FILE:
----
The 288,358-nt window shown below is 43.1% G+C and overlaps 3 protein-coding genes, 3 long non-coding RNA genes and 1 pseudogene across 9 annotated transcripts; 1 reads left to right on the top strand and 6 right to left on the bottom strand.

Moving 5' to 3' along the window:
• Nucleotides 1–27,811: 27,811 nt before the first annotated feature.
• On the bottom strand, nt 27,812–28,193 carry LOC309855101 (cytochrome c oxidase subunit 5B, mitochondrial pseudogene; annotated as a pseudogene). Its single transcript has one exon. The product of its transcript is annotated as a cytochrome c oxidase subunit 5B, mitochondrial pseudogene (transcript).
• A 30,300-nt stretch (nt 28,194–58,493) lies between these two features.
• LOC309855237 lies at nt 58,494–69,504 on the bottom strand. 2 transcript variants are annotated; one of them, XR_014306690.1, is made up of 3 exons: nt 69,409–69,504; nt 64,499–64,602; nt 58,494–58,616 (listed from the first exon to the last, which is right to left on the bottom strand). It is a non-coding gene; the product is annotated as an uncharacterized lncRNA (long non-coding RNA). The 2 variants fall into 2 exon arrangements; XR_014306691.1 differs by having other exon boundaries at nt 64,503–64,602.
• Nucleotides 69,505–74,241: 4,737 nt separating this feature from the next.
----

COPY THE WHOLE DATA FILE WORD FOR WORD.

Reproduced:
The 288,358-nt window shown below is 43.1% G+C and overlaps 3 protein-coding genes, 3 long non-coding RNA genes and 1 pseudogene across 9 annotated transcripts; 1 reads left to right on the top strand and 6 right to left on the bottom strand.

Moving 5' to 3' along the window:
• Nucleotides 1–27,811: 27,811 nt before the first annotated feature.
• On the bottom strand, nt 27,812–28,193 carry LOC309855101 (cytochrome c oxidase subunit 5B, mitochondrial pseudogene; annotated as a pseudogene). Its single transcript has one exon. The product of its transcript is annotated as a cytochrome c oxidase subunit 5B, mitochondrial pseudogene (transcript).
• A 30,300-nt stretch (nt 28,194–58,493) lies between these two features.
• LOC309855237 lies at nt 58,494–69,504 on the bottom strand. 2 transcript variants are annotated; one of them, XR_014306690.1, is made up of 3 exons: nt 69,409–69,504; nt 64,499–64,602; nt 58,494–58,616 (listed from the first exon to the last, which is right to left on the bottom strand). It is a non-coding gene; the product is annotated as an uncharacterized lncRNA (long non-coding RNA). The 2 variants fall into 2 exon arrangements; XR_014306691.1 differs by having other exon boundaries at nt 64,503–64,602.
• Nucleotides 69,505–74,241: 4,737 nt separating this feature from the next.